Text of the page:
HL Deb 08 March 1888 vol 323 cc546-58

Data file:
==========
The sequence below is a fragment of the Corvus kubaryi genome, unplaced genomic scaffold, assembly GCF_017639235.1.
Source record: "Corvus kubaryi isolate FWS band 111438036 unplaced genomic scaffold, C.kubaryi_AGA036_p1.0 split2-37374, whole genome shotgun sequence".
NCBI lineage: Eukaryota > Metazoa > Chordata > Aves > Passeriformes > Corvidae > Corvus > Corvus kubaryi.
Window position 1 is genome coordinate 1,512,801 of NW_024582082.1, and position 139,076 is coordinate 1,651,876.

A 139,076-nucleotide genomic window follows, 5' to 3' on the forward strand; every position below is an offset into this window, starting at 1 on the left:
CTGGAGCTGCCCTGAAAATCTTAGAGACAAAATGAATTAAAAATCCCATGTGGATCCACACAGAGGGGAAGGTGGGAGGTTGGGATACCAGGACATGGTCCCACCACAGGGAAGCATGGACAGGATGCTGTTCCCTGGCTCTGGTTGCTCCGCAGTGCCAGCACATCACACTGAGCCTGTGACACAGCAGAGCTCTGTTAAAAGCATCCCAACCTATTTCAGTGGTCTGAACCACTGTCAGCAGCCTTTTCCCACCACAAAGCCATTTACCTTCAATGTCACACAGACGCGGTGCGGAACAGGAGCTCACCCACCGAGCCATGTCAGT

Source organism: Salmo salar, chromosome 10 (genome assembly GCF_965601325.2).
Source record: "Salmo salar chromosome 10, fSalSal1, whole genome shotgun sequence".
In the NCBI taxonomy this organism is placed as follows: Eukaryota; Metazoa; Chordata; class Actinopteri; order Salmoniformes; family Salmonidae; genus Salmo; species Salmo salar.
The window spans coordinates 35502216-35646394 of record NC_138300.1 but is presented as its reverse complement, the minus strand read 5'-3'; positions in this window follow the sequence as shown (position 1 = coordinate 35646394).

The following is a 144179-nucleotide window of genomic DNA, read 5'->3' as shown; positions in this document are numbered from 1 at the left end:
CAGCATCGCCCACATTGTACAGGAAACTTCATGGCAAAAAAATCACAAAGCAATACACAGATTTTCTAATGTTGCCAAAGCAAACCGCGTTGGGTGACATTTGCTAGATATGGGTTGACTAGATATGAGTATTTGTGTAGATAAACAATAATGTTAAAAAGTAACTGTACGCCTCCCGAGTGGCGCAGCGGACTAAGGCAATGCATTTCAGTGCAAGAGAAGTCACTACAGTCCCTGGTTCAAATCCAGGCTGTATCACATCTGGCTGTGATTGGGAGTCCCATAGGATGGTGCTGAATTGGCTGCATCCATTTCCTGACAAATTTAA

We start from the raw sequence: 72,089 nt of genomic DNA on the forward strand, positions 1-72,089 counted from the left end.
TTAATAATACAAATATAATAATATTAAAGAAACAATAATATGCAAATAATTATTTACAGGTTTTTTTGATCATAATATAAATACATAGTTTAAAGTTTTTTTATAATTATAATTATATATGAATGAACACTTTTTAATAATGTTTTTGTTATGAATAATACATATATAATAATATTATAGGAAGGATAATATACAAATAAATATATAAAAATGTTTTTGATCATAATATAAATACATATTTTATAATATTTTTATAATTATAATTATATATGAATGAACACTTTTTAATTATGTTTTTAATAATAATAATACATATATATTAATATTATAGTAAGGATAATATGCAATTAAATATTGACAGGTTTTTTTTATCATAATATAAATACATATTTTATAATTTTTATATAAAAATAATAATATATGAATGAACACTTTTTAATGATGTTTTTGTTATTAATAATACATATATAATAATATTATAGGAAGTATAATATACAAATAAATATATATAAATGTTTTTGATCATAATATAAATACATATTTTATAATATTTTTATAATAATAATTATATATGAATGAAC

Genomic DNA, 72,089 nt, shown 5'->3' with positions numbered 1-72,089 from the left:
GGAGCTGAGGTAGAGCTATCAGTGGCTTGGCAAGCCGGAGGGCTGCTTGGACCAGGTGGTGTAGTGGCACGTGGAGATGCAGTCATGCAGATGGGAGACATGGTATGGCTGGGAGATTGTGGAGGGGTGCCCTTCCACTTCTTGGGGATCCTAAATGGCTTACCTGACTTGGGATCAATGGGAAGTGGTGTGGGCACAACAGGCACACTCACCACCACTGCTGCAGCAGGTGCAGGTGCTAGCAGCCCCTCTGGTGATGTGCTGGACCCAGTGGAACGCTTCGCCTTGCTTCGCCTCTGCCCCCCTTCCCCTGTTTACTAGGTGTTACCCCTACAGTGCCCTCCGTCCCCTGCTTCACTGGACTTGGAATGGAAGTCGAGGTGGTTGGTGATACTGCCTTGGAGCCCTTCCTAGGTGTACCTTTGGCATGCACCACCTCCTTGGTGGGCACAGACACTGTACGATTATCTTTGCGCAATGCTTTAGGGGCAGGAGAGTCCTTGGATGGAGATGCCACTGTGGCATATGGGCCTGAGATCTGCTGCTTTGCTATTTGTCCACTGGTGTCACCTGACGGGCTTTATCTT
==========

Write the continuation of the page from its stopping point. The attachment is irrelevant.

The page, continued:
, in rising to call attention to the present system of Poor Law relief, especially with reference to the apparent inadequacy of those systems to cope effectually with the distress recurring from time to time among large numbers of unemployed persons in the Metropolis and other populous places, and to move that a Royal Commission or a Select Committee be appointed to inquire into the subject, said, that on seeing the Notice he had placed upon the Paper, perhaps the first reflection which suggested itself to the minds of noble Lords was that there had been several inquiries into kindred subjects of the Poor Law, and that reflection might be followed by a misgiving whether an inquiry at this moment would be of practical use. He hoped to show that at present there were certain aspects of the matter which were of a most serious character, and with regard to which some action ought to be taken. As to previous investigations, there had been none since 1878. He did not intend to enter into any explanation of the legislation on the subject. He would merely say that there had been various amending Acts of Parliament; but in the main the present law was based upon the legislation of 1834 and 1835. He had no desire to attack the administration of the Poor Law by the Local Government Board. On the contrary, so far as he had been able to observe, that Board displayed very considerable skill in conducting the course of their administration along the somewhat difficult path of exercising central supervision. Still, it was to be noticed that many powers and regulations which existed were allowed to remain inoperative in consequence of the diversity of administration in different Unions. In one Poor Law district certain regulations were carried out, while in another they remained a dead letter. There was, for instance, great variety in regard to outdoor relief. Probably their Lordships would agree that the extension of the system of outdoor relief was not to be encouraged, and that it led to many abuses. Cases of abuse were not now so frequently heard of as formerly; but not long ago an Inspector told him of a Poor Law Guardian who, when it was pointed out to him that the giving of outdoor relief on the scale which his Union was adopting was calculated to have the effect of reducing wages, frankly answered that the rates were so heavy that he did not see why they should not get some of them back in the way of reduced wages. In the Metropolis there existed the utmost diversity in the giving of outdoor relief. In one district there were 952 persons receiving outdoor relief, while only 1,845 were in the workhouse. In another there were 1,612 persons in the workhouse and only 43 persons receiving outdoor relief; while in a third, with 2,537 persons in the workhouse, there were as many as 4,860 receiving outdoor relief. This difference was perfectly astonishing. Great diversity also existed in different districts as to the labour test and as to boarding out of children. No doubt the advantages of that system were very great. The effect on children of workhouse bringing up must be very injurious, He was well aware that boarding out required anxiety and the greatest care; and he believed in regard to a matter of this importance they should obtain useful information by means of a Royal Commission or Select Committee. There seemed, also, to be great uncertainty in the minds of the officers as to their actual powers, and the consequence was that there appeared to be as great a divergence between the practice of one relieving officer and another as if they were acting under different laws. That the present system was inadequate to meet the emergencies of depressed times, might be judged from what took place at the beginning of 1886 and from what happened in the present winter. We were now passing through a period of distress which brought the weak points of the machinery into prominence, and the experience so obtained ought to be utilized, and defects which became apparent should be remedied. At the beginning of 1886 there were considerable disturbances and complaints of want of work, and an earnest appeal issued from the Mansion House was successful in obtaining a vast quantity of money for the relief of the distress. The distribution of that money led, he thought, to a great deal of demoralization. Why did the public subscribe it? Because they believed that the Poor Law administration was not adequate to meet the emergency. During the present winter there had been another agitation and outcry against the want of work, and though the meetings of the unemployed had been suppressed, it could scarcely be supposed that the distress had passed away. The Returns of the Poor Law Board, no doubt, showed a great diminution in the number of persons applying for relief as compared with former years; but that was to be accounted for otherwise than by a diminution of distress. Charity had been more organized, and a large and increasing number of people would not resort until the very last extremity to the poor-house. This fact was in some degree corroborated by the correspondence that had passed between Poor Law Guardians on the one hand and the Vestries on the other. The former said there was no abnormal distress, because the numbers in the poor-house were not abnormal; while the Vestries pointed out that hundreds of men were applying to them for work. There had been a great deal of incredulity as to whether the number of unemployed was so large as had been represented; but the number was undoubtedly very large. This was to some extent shown by the crowds of men who were ready to work for 1s. a-day in yards that had been opened by voluntary efforts to meet the distress; there were large bodies of men seeking work and unable to find it. The noble Marquess (the Marquess of Salisbury), in replying to a deputation a few days before the Session began, said— I must express ray own confidence that any attempt on the part of the State to step into the place of the ordinary employer, and to establish, a relation between it and the working classes similar to that between the employer and the employed, would only result in the long run in producing far more frightful, widespread, and permanent misery than it was designed to remedy. Many of those who heard or read these words of the noble Marquess must have been reminded of the French droit au travail and the public workshops that were established at one time in France. He might remind their Lordships of the work done in Lancashire at the time of the Cotton Famine. Useful works were carried out upon the sole responsibility of the Local Authority; the drainage of towns and villages was improved, new roads were laid out, and employment was provided in a variety of other ways which gained the approval of no less an authority than Sir Robert Rawlinson, who said— In all cases local distress was relieved on works of a beneficial character upon the sole responsibility of the Local Authorities, who devised the works, employed the men, and superintended them; this being a guarantee that the works in each case were of a useful character. In the end, towns and villages were sewered, houses were drained, parks formed, cemeteries laid out, waterworks executed, and some 400 miles in length of streets and roads formed in the best manner, which were at the commencement tracts of mud. The sanitary condition of the district was raised, comfort secured, and life and health prolonged. Sir Hugh Owen, Secretary to the Local Government Board, had shown that in many districts in the Metropolis and in other towns the Local Authorities might execute works which would provide remunerative employment for those in need of it. One important point to which a Commission might advantageously give attention was how best to produce co-operation between the distributors of relief from the rates and charitable organizations. As to the urgent nature of the distress no doubt could be entertained by anyone who studied the Returns of the Local Government Board. In February, 1885, the total number of persons receiving relief in the Metropolis was 97,000; in 1887 the number was 104,000; and this year the number was 110,000. He was anxious to guard himself against the charge of a desire or hope of obtaining anything like State relief for the poor; but in face of the continuance of distress he wished to urge the need of some action in the matter. He earnestly hoped that the Government would grant an Inquiry. People would not abstain from indiscriminate alms-giving until there was an assurance that the Poor Law system provided effective relief for absolute suffering and destitution. The only persons who would regard with dissatisfaction any investigation would be the advocates of Socialistic doctrines, who were anxious to make capital out of distress, or any supposed unwillingness of those in power to endeavour to see what could be done in a proper manner to relieve that distress. In conclusion, he suggested that it would be well to improve the machinery of the Poor Law so as to introduce greater uniformity in its adminstration. He begged to move the Resolution which stood in his name.